The case concerned a trade union’s complaints about statutory restrictions on the right to strike and, in particular, the ban on secondary industrial action (strike action against a different employer aimed at exerting indirect pressure on the employer involved in the industrial dispute). What was important for the Court in this case was that the ban affected only an accessory aspect of the freedom of association of trade unions as opposed to any core aspect of their rights under Article 11. The facts of the case showed that the applicant union had been able to act in defence of its members’ interests through collective bargaining with the employer and then primary strike action, even if its members rejected the revised terms offered to them. The claim that the union would have prevailed in its demands had it had the possibility of leading a strike by its members in another, bigger company was regarded by the Court as speculative. It decided that the United Kingdom’s room for manoeuvre (“margin of appreciation”) to regulate trade union freedom should be wide, since a country’s industrial relations policy formed part its overall economic and social policy, and was of recognised sensitivity. The Court would therefore respect the legislature’s choices unless these were manifestly without reasonable foundation. Parliament’s reason for introducing the ban, informed by previous experience, was to guard against excessive disruption of the economy and to strike a better balance between unions, employers and the wider public. It was relevant that the ban had been maintained by three different Governments since its introduction over 20 years ago.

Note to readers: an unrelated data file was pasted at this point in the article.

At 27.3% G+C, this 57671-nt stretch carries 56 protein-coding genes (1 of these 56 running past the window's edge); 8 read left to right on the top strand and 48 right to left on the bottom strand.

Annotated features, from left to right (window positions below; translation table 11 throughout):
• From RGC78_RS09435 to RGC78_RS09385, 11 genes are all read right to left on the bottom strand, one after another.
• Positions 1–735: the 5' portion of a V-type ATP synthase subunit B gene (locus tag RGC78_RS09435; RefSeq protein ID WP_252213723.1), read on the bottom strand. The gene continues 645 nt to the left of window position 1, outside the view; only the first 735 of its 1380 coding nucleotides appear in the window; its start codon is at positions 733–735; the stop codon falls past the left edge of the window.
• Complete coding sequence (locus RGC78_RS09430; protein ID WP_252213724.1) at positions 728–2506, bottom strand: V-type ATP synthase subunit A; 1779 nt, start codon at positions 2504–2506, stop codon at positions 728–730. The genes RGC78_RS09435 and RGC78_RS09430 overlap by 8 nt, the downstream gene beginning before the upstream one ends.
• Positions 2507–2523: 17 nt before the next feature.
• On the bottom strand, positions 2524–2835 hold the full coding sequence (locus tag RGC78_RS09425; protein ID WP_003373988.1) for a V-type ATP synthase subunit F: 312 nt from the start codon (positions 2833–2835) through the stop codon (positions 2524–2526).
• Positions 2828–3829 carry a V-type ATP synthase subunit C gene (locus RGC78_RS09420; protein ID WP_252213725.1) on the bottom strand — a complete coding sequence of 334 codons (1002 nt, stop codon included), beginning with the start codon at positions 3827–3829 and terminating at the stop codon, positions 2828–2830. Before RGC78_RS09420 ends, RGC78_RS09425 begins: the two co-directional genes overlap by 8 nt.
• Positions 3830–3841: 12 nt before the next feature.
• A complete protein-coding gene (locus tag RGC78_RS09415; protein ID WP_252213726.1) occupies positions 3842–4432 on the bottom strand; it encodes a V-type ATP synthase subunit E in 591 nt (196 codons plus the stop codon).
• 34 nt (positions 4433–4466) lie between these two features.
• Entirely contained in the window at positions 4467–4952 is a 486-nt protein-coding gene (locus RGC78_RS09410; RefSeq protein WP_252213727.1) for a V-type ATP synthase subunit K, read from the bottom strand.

The Court concluded that there was nothing in the facts raised by the applicant union to show that the general prohibition on secondary strikes had had a disproportionate effect on their rights under Article 11. The United Kingdom had therefore remained within its margin.